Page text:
30 November 2003

My Apologies...

It has been brought to my attention that the Dr. Martin Luther King Jr. quote I used in my “White Supremacy” article printed last week was made up. I quoted from another source that was not aware that it was not a true statement. I am certainly grateful that the editors and readers of The South End are checking the sources of my articles. I pride myself in doing research for my writing and it is very important that I give accurate information. I am quite disappointed in my error.

The excerpt I used was from a “Letter to a Anti-Zionist Friend” supposedly written by Dr. King. While we now know that this letter was never written, it is important to see in what other place this letter has shown itself. According to the media watchdog CAMERA (Committee for Accuracy in Middle East Reporting in America, www.camera.org), this letter is not found anywhere prior to 1999. On the other hand, they did find a copy of it in the book “Shared Dreams” by Marc Shneier whose preface was written by Martin Luther King III. Obviously Dr. King’s family was also unaware that this “Letter” was a hoax.

Actually, there is plenty of evidence to show that Dr. King was a strong supporter of Jews and Israel. In fact, when he spoke at Harvard University in 1968, he was quoted as saying “When people criticize Zionists, they mean Jews, you are talking anti-Semitism.” (“The Socialism of Fools: The Left, the Jews and Israel” by Seymour Martin Lipset; Encounter magazine, Dec. 1969, p. 24).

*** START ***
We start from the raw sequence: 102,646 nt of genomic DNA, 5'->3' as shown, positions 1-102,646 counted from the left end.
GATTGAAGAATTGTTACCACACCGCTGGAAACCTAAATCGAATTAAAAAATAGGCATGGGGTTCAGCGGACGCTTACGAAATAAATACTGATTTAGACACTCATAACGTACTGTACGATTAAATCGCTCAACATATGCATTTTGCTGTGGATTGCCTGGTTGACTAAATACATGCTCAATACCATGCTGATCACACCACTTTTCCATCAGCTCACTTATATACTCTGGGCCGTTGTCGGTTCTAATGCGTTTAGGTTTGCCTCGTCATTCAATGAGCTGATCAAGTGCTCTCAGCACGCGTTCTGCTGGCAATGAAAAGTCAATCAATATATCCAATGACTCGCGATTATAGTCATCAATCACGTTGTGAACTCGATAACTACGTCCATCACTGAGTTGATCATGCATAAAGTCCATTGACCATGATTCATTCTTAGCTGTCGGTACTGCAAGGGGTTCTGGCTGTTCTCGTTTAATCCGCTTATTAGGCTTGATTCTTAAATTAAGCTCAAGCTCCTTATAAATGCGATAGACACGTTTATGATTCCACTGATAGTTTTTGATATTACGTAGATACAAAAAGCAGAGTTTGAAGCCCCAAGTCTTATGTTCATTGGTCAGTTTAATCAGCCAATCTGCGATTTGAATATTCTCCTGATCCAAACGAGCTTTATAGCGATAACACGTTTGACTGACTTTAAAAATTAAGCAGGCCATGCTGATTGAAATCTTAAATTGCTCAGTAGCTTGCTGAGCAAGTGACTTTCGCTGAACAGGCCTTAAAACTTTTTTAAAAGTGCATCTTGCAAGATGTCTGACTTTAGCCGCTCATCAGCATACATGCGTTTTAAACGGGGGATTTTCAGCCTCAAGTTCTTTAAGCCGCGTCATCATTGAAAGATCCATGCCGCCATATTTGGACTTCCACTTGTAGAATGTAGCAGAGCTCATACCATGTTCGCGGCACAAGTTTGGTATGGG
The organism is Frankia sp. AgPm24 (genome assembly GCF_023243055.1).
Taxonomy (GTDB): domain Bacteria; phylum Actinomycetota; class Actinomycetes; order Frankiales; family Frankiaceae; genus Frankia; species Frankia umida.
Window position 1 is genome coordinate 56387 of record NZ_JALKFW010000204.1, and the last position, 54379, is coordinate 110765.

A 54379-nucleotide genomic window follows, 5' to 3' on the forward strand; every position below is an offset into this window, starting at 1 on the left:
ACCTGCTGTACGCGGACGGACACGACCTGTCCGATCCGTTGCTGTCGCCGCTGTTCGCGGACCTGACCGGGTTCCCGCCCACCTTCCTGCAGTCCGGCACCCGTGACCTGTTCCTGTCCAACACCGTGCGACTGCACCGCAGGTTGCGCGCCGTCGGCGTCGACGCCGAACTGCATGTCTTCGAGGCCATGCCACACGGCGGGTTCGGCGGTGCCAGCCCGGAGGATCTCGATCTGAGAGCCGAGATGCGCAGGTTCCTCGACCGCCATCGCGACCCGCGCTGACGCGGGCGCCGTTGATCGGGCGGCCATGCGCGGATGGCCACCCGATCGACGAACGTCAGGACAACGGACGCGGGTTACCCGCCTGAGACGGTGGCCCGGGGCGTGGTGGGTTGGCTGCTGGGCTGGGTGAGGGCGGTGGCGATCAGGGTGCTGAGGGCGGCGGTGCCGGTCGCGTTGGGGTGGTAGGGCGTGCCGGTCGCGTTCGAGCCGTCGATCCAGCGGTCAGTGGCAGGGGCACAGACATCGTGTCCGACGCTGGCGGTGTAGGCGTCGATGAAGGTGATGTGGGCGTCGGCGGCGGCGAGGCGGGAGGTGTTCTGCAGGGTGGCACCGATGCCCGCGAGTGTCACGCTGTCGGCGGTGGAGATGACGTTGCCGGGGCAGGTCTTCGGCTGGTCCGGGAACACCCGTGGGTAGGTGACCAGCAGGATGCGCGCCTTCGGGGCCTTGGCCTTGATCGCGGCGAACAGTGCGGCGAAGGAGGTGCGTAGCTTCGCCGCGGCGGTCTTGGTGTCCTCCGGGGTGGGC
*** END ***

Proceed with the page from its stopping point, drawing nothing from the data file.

U.S. Representative John Lewis, a Democrat from Georgia worked directly with Dr. Martin Luther King Jr. during the Civil Rights movement of the 1960s. Lewis wrote in the San Francisco Chronicle January 21, 2002 about Dr. King and his relationship with the State of Israel. Lewis explained that Dr. King saw a strong connection between the Jewish and the African-American communities. He saw that both peoples had been oppressed and murdered just because of who they were. Dr. King was one of the first to bring attention to the persecution of Jews in the former Soviet Union. “I cannot stand idly by....For what happens to them happens to me and you, and we must be concerned.”

Dr. King saw the creation of the Jewish State in 1948 and the miraculous six day victory of Israel over its neighbors in 1967. He saw when Israel took the historic lands of Judea and Samaria (the West Bank) back and was clear about his vision for the State of Israel. On March 25, 1968 he stated that, “peace for Israel means security, and we must stand with all our might to protect its right to exist, its territorial integrity. I see Israel as one of the great outposts of democracy in the world, and a marvelous example of what can be done....Peace for Israel means security and that security must be a reality.”

Again, I apologize for the mistake I made in last weeks article in The South End, and I appreciate the opportunity to correct that mistake. Dr. King was a great man, and it would be a dishonor to him to misquote his message of brotherhood between the Jewish and African-American communities.


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